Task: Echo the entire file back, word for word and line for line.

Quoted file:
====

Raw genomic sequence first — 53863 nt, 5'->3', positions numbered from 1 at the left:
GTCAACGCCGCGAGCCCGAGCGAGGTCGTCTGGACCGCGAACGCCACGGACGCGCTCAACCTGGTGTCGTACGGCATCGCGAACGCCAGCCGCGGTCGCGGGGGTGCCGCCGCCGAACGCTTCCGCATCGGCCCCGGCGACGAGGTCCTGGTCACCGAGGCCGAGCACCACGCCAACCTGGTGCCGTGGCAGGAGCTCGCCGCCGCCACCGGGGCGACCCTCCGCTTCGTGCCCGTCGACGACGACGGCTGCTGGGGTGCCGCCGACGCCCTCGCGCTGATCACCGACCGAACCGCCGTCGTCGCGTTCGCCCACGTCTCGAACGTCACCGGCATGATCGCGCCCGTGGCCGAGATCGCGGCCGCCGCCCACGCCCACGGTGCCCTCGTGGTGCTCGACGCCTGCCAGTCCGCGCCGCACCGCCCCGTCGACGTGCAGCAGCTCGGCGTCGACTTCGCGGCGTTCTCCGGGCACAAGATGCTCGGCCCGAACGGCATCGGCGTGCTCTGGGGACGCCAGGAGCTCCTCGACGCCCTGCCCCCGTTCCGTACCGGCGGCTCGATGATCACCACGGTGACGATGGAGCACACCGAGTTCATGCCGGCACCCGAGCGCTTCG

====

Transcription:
Raw genomic sequence first — 53863 nt, 5'->3', positions numbered from 1 at the left:
GTCAACGCCGCGAGCCCGAGCGAGGTCGTCTGGACCGCGAACGCCACGGACGCGCTCAACCTGGTGTCGTACGGCATCGCGAACGCCAGCCGCGGTCGCGGGGGTGCCGCCGCCGAACGCTTCCGCATCGGCCCCGGCGACGAGGTCCTGGTCACCGAGGCCGAGCACCACGCCAACCTGGTGCCGTGGCAGGAGCTCGCCGCCGCCACCGGGGCGACCCTCCGCTTCGTGCCCGTCGACGACGACGGCTGCTGGGGTGCCGCCGACGCCCTCGCGCTGATCACCGACCGAACCGCCGTCGTCGCGTTCGCCCACGTCTCGAACGTCACCGGCATGATCGCGCCCGTGGCCGAGATCGCGGCCGCCGCCCACGCCCACGGTGCCCTCGTGGTGCTCGACGCCTGCCAGTCCGCGCCGCACCGCCCCGTCGACGTGCAGCAGCTCGGCGTCGACTTCGCGGCGTTCTCCGGGCACAAGATGCTCGGCCCGAACGGCATCGGCGTGCTCTGGGGACGCCAGGAGCTCCTCGACGCCCTGCCCCCGTTCCGTACCGGCGGCTCGATGATCACCACGGTGACGATGGAGCACACCGAGTTCATGCCGGCACCCGAGCGCTTCG